The Oracle of Omaha, Warren Buffett, turned an initial bankroll of $10,000 into a multibillion-dollar conglomerate. Shelby Davis began with $50,000, and he amassed a $900 million fortune. These inspiring stories give us all hope that we'll be able to achieve our own financial dreams. But what if you don't have $50,000, or $10,000, or even $5,000 to get started?

Fear not, Fool -- you aren't doomed to penury and misery. You don't need to be a trust-fund baby to start securing your financial future. Just follow these four simple steps:

  1. Start today!
  2. Invest regularly. Every month, put away $250, $100, even $50.
  3. Look to the stock market for your best hope of realizing your dreams.
  4. Seek undervalued small-cap stocks for your greatest returns.

Why small caps?
Because they offer the greatest potential for market-beating returns. Institutions tend to ignore these tiny stocks, and analysts don't cover them. By the time anyone realizes they're there, they've already grown and appreciated in price.

To find these future giants, we'll screen for stocks with:

  • Market values less than $3 billion, to qualify as a small cap (but no micro caps).
  • Earnings surprises of 20% or more last quarter.
  • Long-term earnings growth potential of at least 20%.

We'll filter our findings through the collective investing wisdom of the more than 140,000 professional and novice investors in our Motley Fool CAPS community. If the best and brightest CAPS players think these stocks hold potential, then we ought to take notice.

Here are some of the stocks this simple screen found:


Market Cap

Share Price

EPS Surprise

Median Analyst
5-Yr. EPS Est.

CAPS Rating

Conexant (NASDAQ:CNXT)

$158.7 million





Cubist Pharmaceuticals (NASDAQ:CBST)

$1.1 billion





E-House (NYSE:EJ)

$1.8 billion





Hi-Tech Pharmacal (NASDAQ:HITK)

$284.1 million





Suntech Power (NYSE:STP)

$2.5 billion





Source:; Zacks.

Of course, this is not a list of stocks to buy. This is a starting point for more research. We need to look more closely at these companies to see if analysts' faith in them is well-founded, but we've got the CAPS community helping us here and starting with their favorites would be a good place to begin.

Not getting a charge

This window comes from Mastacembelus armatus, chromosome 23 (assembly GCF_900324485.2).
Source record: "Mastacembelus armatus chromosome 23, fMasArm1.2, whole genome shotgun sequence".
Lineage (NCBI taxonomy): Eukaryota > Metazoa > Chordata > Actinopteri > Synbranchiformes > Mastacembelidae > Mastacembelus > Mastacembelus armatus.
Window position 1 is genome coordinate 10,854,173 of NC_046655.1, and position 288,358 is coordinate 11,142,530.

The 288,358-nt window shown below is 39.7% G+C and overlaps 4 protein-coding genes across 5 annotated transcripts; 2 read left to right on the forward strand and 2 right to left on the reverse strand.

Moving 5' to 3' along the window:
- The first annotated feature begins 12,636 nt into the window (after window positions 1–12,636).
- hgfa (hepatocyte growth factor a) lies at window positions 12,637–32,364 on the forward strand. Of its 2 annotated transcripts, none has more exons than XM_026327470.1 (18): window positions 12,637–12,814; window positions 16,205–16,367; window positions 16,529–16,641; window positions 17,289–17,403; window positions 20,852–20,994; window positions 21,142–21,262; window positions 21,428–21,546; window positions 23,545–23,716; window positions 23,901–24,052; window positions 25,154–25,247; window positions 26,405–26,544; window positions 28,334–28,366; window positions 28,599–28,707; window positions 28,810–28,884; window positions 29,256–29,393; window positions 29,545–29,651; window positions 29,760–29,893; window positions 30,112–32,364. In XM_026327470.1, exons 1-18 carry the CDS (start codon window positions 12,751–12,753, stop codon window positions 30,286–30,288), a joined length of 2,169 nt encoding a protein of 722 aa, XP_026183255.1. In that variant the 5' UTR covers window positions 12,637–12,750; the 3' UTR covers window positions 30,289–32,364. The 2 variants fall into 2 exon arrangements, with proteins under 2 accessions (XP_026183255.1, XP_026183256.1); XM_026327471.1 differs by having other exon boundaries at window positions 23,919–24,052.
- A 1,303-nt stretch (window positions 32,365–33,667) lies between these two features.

Fabless semiconductor maker Conexant only temporarily short-circuited its shares' meteoric growth when it priced an offering at a 16% discount to what the stock had been trading at on the day it announced the news. Conexant's shares pulled back sharply last month when it said it would offer 7 million shares for $2.85 each, a nice discount from the $3.39 close on the day it was announced. The next day the stock tumbled to meet that new price. Even so, for a stock that was trading as low as $0.26 just six months prior, Conexant has been on a heckuva tear and the stock has been clawing its way north again.

The company's new management team is working to pay down debt and return the semiconductor company to profitability to better confront the competition it faces from Broadcom (NASDAQ:BRCM) and Texas Instruments (NYSE:TXN). Last month it sold off product lines catering to broadband access to focus more on its core business of imaging, audio, and embedded-modem products and used the $54 million in proceeds to retire debt. The $21 million it received from the offering will do the same.

Although 85% of all CAPS members rating the semiconductor maker tag it to outperform the market, investors remain divided over whether we should expect it to continue on its torrid growth path. CAPS member idaviddude considers the recent jump in worldwide semi manufacturing to be a good indicator for Conexant's own future. Meanwhile, cashsage suggests that the company's stock has gotten ahead of itself. "CNXT has a too high valuation compared to its sales potential. It is also loss making. Its sales are stagnating at least until 2010," writes cashsage.

Foolish final thoughts
Academics will tell you that individual investors have little chance of beating the stock market. They say the Warren Buffetts, Shelby Davises, and Peter Lynches are the exceptions to the rule. We at The Motley Fool don't agree. Stock investing is not brain surgery. Finding good, undervalued companies is not as difficult as the professionals want you to think.

It is possible to make a more comfortable retirement for yourself, even if you have little money to start with or are starting late in life. It is possible to turn $100 into $1 million. You just have to commit: Do it now, and do it regularly. No amount is too small. Let's get started. There's no time to lose!

Suntech Power Holdings is a Motley Fool Rule Breakers recommendation. Try any of our Foolish newsletter services today, free for 30 days.

Fool contributor Rich Duprey does not have a financial position in any of the stocks mentioned in this article. You can see his holdings here. The Motley Fool has a disclosure policy.